Almost all the figures are gestural.  They challenge their world, leap up at it.  They are bold, defying wind, it seems. “Pinned to the sky,” Lavarenne says.

 

© Will van der Walt

www.willwilltravel.wordpress.com

Les Semboules, Antibes

April, 2018

 

Source

Official biography online – Nicolas Lavarenne

 

Images

My photographs

See also:  Lavarenne en Plensa: Kuns in die openbaar   on 

http://www.loertoer.wordpress.com    26/5/2016 

 

For Graham and Elna, who shared this with me

 

 

 

 

 

ART FELL ON ME – the work of Nicolas Lavarenne

The second in a series of two

It is the drama of these figures that make them memorable.  Yet, there are figures that languidly contrast with all the gusto.  There is the Dozer and the Thinker.

 

The placing of the figures might well have been done by Lavarenne himself.  One leaps off the wall of Les Remparts;  another is framed by the arch of Porte de l’Orme.  And one, above the Harbour Gate, hails the world on his haunches.

They chase each other on the remnants of the Antibes City Wall.  And one quirkily plays in the solemn presence of Plensa’s Nomade on the St Jaume ramparts.

It is the spontaneity, the vigorous spirit of creation, that brings on Lavarenne’s humorous remark that “Art fell on me.”  For centuries art was confined to galleries and statues were almost all cultural-political.  From the 20th-century there is a new emphasis on public sculpture.  Lavarenne is a flag-bearer in this liberation.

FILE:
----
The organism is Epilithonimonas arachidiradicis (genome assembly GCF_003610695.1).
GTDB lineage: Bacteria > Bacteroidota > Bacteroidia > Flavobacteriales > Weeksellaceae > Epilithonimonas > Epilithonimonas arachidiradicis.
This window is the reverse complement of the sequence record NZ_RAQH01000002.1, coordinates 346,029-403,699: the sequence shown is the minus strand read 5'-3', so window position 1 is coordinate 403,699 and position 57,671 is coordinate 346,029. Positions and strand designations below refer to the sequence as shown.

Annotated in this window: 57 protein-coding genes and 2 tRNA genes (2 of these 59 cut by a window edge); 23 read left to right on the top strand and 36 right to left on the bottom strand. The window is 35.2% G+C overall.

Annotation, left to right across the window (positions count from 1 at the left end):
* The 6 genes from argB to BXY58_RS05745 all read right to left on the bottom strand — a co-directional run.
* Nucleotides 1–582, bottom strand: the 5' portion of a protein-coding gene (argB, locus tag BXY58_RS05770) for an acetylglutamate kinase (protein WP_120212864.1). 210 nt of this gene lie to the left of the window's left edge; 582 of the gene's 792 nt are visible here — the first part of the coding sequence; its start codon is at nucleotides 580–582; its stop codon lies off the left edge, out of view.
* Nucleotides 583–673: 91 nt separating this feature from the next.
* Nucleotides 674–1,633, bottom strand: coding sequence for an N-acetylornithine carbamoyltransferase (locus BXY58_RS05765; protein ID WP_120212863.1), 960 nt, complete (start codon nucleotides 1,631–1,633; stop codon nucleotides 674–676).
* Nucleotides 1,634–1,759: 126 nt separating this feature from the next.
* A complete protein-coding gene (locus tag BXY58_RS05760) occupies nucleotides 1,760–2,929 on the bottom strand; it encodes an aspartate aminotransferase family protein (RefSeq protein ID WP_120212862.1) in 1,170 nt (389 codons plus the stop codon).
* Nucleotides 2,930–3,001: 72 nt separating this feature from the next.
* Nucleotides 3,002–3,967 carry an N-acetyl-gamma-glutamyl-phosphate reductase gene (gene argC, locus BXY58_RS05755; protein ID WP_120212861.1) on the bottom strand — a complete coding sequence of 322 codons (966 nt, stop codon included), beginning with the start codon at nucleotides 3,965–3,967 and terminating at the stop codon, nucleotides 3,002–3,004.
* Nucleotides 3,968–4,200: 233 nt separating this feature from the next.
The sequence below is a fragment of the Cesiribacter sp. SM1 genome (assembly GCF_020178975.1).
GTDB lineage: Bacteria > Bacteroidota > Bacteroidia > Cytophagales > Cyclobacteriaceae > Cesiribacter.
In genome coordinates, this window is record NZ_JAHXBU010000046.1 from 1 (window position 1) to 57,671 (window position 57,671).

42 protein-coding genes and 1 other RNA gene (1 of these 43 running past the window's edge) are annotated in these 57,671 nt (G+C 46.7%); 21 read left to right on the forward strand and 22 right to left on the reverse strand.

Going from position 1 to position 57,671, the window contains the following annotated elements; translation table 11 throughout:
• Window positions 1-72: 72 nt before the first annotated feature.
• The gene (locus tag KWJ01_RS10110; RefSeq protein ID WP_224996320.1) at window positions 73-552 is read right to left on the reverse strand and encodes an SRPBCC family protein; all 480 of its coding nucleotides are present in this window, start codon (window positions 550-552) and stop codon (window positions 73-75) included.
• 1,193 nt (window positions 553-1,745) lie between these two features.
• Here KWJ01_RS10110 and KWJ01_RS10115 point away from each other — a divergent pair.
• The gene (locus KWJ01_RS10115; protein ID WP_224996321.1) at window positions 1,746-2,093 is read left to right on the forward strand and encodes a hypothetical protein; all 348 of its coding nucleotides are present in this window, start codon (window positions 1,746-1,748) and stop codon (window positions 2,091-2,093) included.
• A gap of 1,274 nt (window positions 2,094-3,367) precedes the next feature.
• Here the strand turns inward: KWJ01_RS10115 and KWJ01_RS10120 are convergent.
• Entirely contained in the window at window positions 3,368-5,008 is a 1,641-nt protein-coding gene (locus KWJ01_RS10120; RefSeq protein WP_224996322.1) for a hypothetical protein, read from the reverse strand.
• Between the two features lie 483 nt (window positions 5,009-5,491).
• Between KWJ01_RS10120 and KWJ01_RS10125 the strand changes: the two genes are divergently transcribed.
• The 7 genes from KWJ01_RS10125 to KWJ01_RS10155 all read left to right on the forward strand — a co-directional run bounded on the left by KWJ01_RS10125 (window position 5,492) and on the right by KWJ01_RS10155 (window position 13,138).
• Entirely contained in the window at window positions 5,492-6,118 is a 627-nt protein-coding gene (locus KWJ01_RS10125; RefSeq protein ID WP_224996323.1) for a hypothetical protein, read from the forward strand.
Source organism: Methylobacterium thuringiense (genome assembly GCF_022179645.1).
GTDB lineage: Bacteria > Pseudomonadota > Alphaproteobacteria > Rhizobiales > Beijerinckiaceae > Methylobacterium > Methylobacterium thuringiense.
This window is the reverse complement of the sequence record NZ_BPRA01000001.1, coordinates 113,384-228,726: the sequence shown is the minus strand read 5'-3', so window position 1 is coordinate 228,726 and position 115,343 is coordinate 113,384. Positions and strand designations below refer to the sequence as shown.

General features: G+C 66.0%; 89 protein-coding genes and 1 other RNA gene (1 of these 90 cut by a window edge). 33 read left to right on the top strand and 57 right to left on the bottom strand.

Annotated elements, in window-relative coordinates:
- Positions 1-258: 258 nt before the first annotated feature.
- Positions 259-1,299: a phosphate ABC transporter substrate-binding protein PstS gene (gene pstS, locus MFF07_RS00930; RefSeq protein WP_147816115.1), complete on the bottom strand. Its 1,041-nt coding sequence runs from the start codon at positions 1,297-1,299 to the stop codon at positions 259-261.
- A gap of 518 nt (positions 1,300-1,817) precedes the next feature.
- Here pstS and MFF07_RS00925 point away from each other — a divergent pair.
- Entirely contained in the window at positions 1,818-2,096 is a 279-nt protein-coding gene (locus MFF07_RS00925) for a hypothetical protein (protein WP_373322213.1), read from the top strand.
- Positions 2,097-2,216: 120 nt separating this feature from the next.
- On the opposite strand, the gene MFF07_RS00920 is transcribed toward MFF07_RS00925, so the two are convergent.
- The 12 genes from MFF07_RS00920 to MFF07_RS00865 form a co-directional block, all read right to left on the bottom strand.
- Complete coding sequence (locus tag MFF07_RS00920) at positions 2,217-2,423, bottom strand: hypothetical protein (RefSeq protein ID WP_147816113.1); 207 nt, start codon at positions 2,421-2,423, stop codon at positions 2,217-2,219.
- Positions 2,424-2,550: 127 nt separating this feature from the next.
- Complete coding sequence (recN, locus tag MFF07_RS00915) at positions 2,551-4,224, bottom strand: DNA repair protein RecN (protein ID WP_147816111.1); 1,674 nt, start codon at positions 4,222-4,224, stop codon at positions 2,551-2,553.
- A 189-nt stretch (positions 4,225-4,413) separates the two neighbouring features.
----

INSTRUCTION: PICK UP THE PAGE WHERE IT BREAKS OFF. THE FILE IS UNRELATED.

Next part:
© Will van der Walt

www.willwilltravel.wordpress.com

Les Semboules, Antibes

April, 2018

 

Source

Official Biography Nicolas Lavarenne

 

Images

My photographs

 See also    Lavarenne en Plensa: Kuns in die openbaar

on  http://www.loertoer.wordpress.com  26/05/2018

For Graham and Elna, who shared this with me

 

 

 

“Et Dieu … crea la femme” (1956)

I recently saw this film on French television, probably a little nostalgia for the French.  In South Africa it was banned in an instant at the time.  It would fascinating to see the archives in this regard:  what would the reasons have been?  Interestingly, the film was controversial in France, as well.  The French, I’ve seen, laud liberté in artistic expression, but they remain surprisingly conservative.